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A Dispatch from Canada’s Whistler Film Festival

Whistler Film Festival

For nineteen years, the Whistler Film Festival has been a mountainside home for some of the best award-winning and independent cinema in the world. What started off as a small gathering has evolved in size, shifting from a place where the massive Vancouver film community would annually attend splashy parties and revel in sponsored swag rooms and habitually take over some of the village’s fanciest restaurants to something smaller in scale. With shifting economic realities and a shifting community, the current iteration is far more intimate, with a strong contingent of exceptional filmmakers refocusing the festival on the films themselves.

Under the leadership of founder/executive director Shauna Hardy Mishaw, the event is a hybrid which showcases films from around the world while also hosting industry events, including days of seminars about everything from use of music in film to power pitching and screenwriter labs. It’s these industry events that encourage much of the talent to attend, making it feel even more like a kind of summit at the base of the mountain for the independent film community. 

Under Paul Gratton’s leadership, himself with decades of experience in film and broadcasting, the selection is often as iconoclastic and well-spirited as the affable director of film programming. His tastes are polyglot, but he often is drawn to films that have both an emotional and artistic hook, speaking to the varied local audiences in and around the venues but never afraid to challenge expectations when required.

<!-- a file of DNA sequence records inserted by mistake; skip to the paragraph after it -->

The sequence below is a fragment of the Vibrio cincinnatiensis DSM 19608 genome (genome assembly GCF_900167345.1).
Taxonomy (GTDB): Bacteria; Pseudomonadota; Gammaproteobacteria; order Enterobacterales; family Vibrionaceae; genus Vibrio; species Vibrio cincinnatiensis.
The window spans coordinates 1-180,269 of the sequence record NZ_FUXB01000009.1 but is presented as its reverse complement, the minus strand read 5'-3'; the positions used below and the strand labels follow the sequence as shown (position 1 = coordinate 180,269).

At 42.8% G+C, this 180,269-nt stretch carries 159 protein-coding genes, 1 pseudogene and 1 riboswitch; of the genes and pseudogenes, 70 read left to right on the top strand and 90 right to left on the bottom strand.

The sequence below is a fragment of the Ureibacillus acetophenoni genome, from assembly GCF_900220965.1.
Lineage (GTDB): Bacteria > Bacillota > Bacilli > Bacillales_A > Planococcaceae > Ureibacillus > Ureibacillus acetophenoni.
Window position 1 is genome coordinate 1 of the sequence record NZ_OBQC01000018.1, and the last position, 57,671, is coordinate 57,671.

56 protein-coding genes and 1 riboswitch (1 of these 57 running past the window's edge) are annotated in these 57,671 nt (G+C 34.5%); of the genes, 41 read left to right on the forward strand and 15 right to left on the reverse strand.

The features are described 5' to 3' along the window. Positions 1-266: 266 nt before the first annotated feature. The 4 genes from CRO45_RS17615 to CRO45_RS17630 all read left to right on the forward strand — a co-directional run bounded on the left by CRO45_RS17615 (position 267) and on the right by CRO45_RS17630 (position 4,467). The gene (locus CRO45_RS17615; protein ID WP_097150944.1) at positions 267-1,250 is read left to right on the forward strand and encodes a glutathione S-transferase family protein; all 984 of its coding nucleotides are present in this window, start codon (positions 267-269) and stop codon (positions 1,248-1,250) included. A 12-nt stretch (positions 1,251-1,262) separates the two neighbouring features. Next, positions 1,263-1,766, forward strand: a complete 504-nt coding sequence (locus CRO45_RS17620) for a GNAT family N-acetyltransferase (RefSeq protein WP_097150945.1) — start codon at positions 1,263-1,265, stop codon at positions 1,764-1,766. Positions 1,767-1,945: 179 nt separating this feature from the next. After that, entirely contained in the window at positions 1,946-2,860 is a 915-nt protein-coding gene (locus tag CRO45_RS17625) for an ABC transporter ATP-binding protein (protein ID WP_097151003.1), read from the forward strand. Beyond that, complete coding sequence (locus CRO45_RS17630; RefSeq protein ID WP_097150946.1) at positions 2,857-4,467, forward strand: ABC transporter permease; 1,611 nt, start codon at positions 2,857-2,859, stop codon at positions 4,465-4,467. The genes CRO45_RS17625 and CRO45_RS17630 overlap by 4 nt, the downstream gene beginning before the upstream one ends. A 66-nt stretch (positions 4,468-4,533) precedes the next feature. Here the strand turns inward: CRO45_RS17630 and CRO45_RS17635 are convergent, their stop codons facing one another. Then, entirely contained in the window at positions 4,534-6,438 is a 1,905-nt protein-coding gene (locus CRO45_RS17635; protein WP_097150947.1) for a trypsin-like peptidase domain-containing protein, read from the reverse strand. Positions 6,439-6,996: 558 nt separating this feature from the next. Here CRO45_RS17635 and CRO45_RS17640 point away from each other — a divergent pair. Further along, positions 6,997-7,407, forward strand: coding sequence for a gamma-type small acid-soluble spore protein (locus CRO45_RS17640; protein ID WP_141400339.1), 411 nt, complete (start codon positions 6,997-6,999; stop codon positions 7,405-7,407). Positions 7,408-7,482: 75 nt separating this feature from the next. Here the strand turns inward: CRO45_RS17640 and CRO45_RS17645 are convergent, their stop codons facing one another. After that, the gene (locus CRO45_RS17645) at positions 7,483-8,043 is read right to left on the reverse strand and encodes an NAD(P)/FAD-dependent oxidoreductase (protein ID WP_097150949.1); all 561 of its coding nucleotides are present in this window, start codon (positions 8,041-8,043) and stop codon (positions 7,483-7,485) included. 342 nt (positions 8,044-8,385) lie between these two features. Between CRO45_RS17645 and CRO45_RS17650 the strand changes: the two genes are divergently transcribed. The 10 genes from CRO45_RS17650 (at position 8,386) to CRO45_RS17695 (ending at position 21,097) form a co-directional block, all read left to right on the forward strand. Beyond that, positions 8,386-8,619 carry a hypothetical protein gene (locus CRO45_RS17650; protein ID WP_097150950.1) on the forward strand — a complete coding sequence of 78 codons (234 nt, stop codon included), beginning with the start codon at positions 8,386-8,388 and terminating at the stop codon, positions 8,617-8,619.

The opening film this year was Lost Transmissions, the Tribeca-premiering film about mental illness directed by Katherine O’Brien and starring Juno Temple as a young artist struggling with mental illness who comes into contact with a local producer (Simon Pegg) whose own challenges soon overwhelm the calm the two initially find in each other. Pegg’s performance is the most exceptional part of the film, with his take on a character battling schizophrenia accomplished with a deft naturalism that speaks to his caliber as an actor. Pegg attended the festival (look for our interview soon here on /Film), and he brings the same intelligence and nuance to his conversations as he does to his roles on screen.

The other major celebrity attendees were Joe Pantoliano, here in Sean Cisterna’s From the Vine about an auto executive who runs away to Italy to find himself in the wine business, and Chelsea Peretti in Spinster, Andrea Dorfman’s maritime-set tale of an acerbic yet well-meaning woman who is coming to terms about whether she can find happiness without the need of a partner or child. 

Gratton has a good relationship with Netflix, and he presented The Irishman on the big screen to sold out audiences despite the fact that the film was already available for home viewing. This remarkable film continues to captivate audiences, and even if some were not keen on the running time, the true cinephiles experienced one of the great films of this (or any) year in proper presentation.

Numerous films which had garnered attention at other festivals made their Western debut, including Sophie Deraspe’s Antigone. A twist on the classic Greek tale of family tragedy, this story of an immigrant family in modern day Quebec has a scorching lead role performed by Nahéma Ricci, in a film that delves in to contemporary concerns of criminal justice as well as timeless issues about brothers and sisters, the lack of reciprocity when helping out siblings, and how the fiery passions of youth are doused when crushing reality comes to bear. Antigone won Best Canadian film at TIFF, was selected for Canada’s Oscar pick, and dominated the jury prizes at Whistler, including taking home the prestigious Borsos Award.